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place received the same kind of photographic attention. economic interest dictated that mid-19th century california would be better documented than the new mexico territory. small towns better documented than rural spaces of indian territory. people with fixed residences pictured more than migrant workers. government interest also shape the photographic record of the 19th century west. photographers headed to the great federal surveys of the 1860's and 70's and documented transportation routes and natural services -- natural resources in service to the expansionist policies of state. in washington, d.c., studio photographers who made portraits produced pictures that would be used to support the assimilationist policies. collections of photographs contain particular structural biases before they enter the brick-and-mortar archives to collect materials. in these archives, whether they
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are academic, public, or commercial operations, additional decisions get made about access, cataloging, and preservation that further shape the possibility for historians work. the digital turn, the digital turn presents two broad and enormous challenges for historians who would use photographs. on the one hand, the question of how to think about born digital photographs, a term used in opposition to analog photographs, which are produced with chemical processes with physical and material form. on the other, there is the question of how to figure out digital archives. both composed entirely of digital materials and those created as older materials are converted to digital formats. born digital photographs constitute virtually all of the photographs being made today.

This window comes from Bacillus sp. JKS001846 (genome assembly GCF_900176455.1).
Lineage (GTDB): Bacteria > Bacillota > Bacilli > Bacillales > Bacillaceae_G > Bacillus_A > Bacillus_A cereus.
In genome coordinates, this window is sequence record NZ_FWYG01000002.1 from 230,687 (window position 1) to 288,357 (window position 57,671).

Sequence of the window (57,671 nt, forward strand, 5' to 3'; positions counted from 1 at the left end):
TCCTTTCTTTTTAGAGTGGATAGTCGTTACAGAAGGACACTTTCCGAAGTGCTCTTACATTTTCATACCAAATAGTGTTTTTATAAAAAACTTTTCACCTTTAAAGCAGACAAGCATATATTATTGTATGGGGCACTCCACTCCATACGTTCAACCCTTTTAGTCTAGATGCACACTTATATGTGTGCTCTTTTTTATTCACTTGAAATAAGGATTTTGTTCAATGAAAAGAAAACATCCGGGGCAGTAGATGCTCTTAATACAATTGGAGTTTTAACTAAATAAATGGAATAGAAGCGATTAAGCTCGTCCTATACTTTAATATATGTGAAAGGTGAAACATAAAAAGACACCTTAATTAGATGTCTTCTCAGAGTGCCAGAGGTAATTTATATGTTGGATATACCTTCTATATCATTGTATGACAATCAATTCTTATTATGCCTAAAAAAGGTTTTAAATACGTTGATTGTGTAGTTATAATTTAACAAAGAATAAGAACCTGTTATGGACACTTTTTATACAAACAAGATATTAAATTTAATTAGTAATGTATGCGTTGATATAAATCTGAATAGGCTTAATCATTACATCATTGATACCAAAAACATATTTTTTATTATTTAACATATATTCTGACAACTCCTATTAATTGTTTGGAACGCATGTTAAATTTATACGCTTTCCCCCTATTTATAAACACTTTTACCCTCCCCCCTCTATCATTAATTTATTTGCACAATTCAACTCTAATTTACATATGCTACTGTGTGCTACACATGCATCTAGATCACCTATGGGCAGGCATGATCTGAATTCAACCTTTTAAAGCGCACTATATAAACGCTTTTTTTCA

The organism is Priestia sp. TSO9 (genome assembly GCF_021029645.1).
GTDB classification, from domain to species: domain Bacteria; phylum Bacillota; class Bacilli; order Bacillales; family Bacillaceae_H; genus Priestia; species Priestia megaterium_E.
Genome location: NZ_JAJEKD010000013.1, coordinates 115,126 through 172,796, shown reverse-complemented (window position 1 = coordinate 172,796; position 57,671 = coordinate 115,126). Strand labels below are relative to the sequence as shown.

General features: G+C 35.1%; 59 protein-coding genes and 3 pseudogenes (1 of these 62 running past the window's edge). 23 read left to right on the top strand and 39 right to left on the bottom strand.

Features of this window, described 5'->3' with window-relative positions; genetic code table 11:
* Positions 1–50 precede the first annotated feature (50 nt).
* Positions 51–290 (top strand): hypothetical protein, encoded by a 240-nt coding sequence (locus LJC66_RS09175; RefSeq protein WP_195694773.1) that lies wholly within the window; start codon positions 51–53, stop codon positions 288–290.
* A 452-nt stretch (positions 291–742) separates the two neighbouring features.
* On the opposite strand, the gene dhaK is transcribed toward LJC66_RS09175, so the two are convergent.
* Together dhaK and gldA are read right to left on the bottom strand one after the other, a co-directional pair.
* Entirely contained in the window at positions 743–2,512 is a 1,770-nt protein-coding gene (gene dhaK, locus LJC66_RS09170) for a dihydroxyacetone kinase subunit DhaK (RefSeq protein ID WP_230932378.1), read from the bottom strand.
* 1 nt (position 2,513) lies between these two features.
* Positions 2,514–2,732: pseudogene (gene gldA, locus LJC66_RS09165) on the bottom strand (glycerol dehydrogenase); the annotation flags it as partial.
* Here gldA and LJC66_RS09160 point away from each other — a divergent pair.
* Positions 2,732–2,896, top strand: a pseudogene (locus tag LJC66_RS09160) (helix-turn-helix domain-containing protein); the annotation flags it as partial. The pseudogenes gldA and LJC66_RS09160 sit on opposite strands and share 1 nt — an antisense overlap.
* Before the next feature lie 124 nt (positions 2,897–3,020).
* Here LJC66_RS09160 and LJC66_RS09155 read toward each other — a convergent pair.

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people made an estimated 1.2 trillion digital photographs in 2017. one researcher estimates that every two minutes, we take as many photographs as the whole of humanity in the 19th century. this is way too many pictures for a researcher to reckon with in any meaningful way. even with help from artificial intelligence, whose programmed interests are not the same as ours, it is hard to make use of such an enormous collection of images. or assess the integrity of any individual image. we are in the midst of a tectonic shift here and it is hard to say how the emerging skepticism of the veracity of digital images will retroactively alter our faith in historical photographs.
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even familiar photographs can be rendered intellectually unrecognizable in digital iterations. the gardener photograph i am writing about exists in several different archives. sometimes adequately identified and sometimes not. in one commercial archive, the name is completely erased, replaced with a credit line that simply tracks the corporate corporate ownership of the image. the website provides no location for the original. it provides intellectual access to the picture with decidedly unuseful subject headings as a teenager, group of men, land. it offers to sell you a copy of the picture, whose original is